Print This Page
Share this page: More

The Saga of Sam

The Saga of Sam

Tuesday, March 22, 1994

The day was spent in Hopkins formulating a plan for diagnosis.  Dr. Schwarz clearly wanted to do a liver biopsy but your blood clotting times were about one and one half times normal, making the biopsy too risky.  There were many examinations as teams of doctors worked on proving or disproving various theories.  Nothing was obvious.

Dr. Schwarz planned a liver biopsy for Wednesday afternoon.  If your clotting times did not allow a conventional biopsy, an alternative existed - take a tissue sample without puncturing the outside capsule of the liver by going through the jugular vein.  That way the internal pressure of the liver would reduce the risk of bleeding.  I went to work Wednesday morning hoping to make it back in time for the afternoon biopsy.

When I got to the hospital, you and Mom had left the floor and we met in the lobby.  The biopsy was too risky; you were going for an eye test.  Don't ask me, it seemed bizarre, but what wasn't.  Well, that eye test was well worthwhile.  The test showed the presence of Keyser-Fleischer rings, a strong, if not conclusive test of Wilson's Disease.  The ophthalmologist was certain.  Pictures were taken and there was an element of relief in at least knowing the 'devil' that we were dealing with.  Dr. Schwarz was her usual cautious self.  To be sure, more tests were to be done, and she needed to talk to little known researchers in New York who concentrated on Wilson's Disease.

The Wilson's Disease diagnosis feels absurd.  The disease is genetic.  Through a rare strange twist of fate, Mom and Dad both have a recessive gene that, when joined at conception, produce this disease.  Given our genetic makeup, you and Shaun had a 25 percent chance of having the disease, a 50 percent chance of being carriers, and a 25 percent chance of having no defect.  The word of Wilson's Disease spread fast.  Hopkins had treated a few cases, and I'm not certain, but may not have diagnosed any before.  Dr. Field, a young resident, was married to a geneticist.  His literature showed an incident rate of 1 in 500,000, that's two in a million.  If there was a lottery to win, this wasn't the one.  And now, we had to also think about Shaun.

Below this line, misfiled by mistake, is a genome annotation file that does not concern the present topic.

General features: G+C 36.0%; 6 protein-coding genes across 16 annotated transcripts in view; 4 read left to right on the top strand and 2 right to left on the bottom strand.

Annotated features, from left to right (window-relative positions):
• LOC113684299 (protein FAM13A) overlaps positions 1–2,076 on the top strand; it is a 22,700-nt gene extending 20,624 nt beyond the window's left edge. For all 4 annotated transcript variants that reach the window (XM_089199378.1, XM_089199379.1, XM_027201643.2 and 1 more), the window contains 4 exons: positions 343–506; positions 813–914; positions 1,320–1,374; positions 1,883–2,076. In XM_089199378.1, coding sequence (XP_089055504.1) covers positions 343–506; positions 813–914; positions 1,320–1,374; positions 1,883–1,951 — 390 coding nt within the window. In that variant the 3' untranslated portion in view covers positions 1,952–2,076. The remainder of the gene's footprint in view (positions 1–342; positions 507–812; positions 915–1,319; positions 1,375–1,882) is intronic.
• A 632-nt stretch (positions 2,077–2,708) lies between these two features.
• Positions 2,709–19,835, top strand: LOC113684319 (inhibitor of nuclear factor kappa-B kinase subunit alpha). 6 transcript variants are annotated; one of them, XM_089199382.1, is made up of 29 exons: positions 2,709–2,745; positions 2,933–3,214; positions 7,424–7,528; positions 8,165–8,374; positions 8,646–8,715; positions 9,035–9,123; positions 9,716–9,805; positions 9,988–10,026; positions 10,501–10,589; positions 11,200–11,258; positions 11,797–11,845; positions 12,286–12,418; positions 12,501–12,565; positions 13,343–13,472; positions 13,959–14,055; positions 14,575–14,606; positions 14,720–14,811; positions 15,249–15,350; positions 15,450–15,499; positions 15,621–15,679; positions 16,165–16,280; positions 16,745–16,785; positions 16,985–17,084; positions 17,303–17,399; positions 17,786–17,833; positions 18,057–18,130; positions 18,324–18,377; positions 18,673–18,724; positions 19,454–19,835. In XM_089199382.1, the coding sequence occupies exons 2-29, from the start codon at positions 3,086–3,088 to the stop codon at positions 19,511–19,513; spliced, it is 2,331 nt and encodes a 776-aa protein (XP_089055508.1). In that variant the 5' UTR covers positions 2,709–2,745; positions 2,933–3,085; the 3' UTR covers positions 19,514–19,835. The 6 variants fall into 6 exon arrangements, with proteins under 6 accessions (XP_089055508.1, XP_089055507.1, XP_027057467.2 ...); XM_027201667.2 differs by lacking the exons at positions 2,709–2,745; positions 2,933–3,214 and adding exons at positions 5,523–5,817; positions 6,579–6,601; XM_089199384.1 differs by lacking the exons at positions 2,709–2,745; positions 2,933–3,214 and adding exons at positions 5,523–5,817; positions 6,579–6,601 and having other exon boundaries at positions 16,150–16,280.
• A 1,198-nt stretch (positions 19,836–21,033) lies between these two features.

Wilson's Disease presents itself in one of two ways: either as hepatic (liver) disease between six and twenty years of age; or as a neurological disease later.  We were fortunate that it was now and hepatic.  The disease caused the liver's copper transport mechanism to malfunction.  The body slowly builds up copper in trace amounts until the liver is saturated and diseased.  The copper accumulates in the eyes (hence the rings), the brain, and just about all the soft tissues of the body.  The good news was that Wilson's Disease was treatable.  Pennicillamine is used to de-copper the body and then control the transport of copper out of the body.  Dr. Schwarz seemed relieved but cautious.  We had to confirm the diagnosis by sending blood to the lab in New York and doing a urine copper test.  Shaun would need to be tested.

Important coping mechanisms became apparent.  Preparing for the worst, but hoping for the best governed our attitudes.  Sure IT was serious, but we thought we knew what IT was, and IT had a treatment.  Humor also helped.  I was concerned because you have always lived in homes with private water systems and copper pipes.  How much copper were we introducing into your system just drinking the acidic water?  Dr. Schwarz shared my concern and at 11:00 P.M. we were looking for trace element test tubes so that we could send water samples to New York.  We were having trouble identifying and locating these tubes.  As we looked through the chemistry lab books, the ward clerk pointed out that there was a doctor just down the hall.  I cracked up.  Here I am with Dr. Schwarz, one of the prominent pediatric liver specialists in the world, and the ward clerk treated her like a visitor.  Prejudices come in all shapes.  We wound up wandering through the bowels of Hopkins looking for the central chemistry lab.  Well, we did indeed find the lab and tubes - this prominent physician and me.  It was great comic relief.

Previous    Next        Table of Contents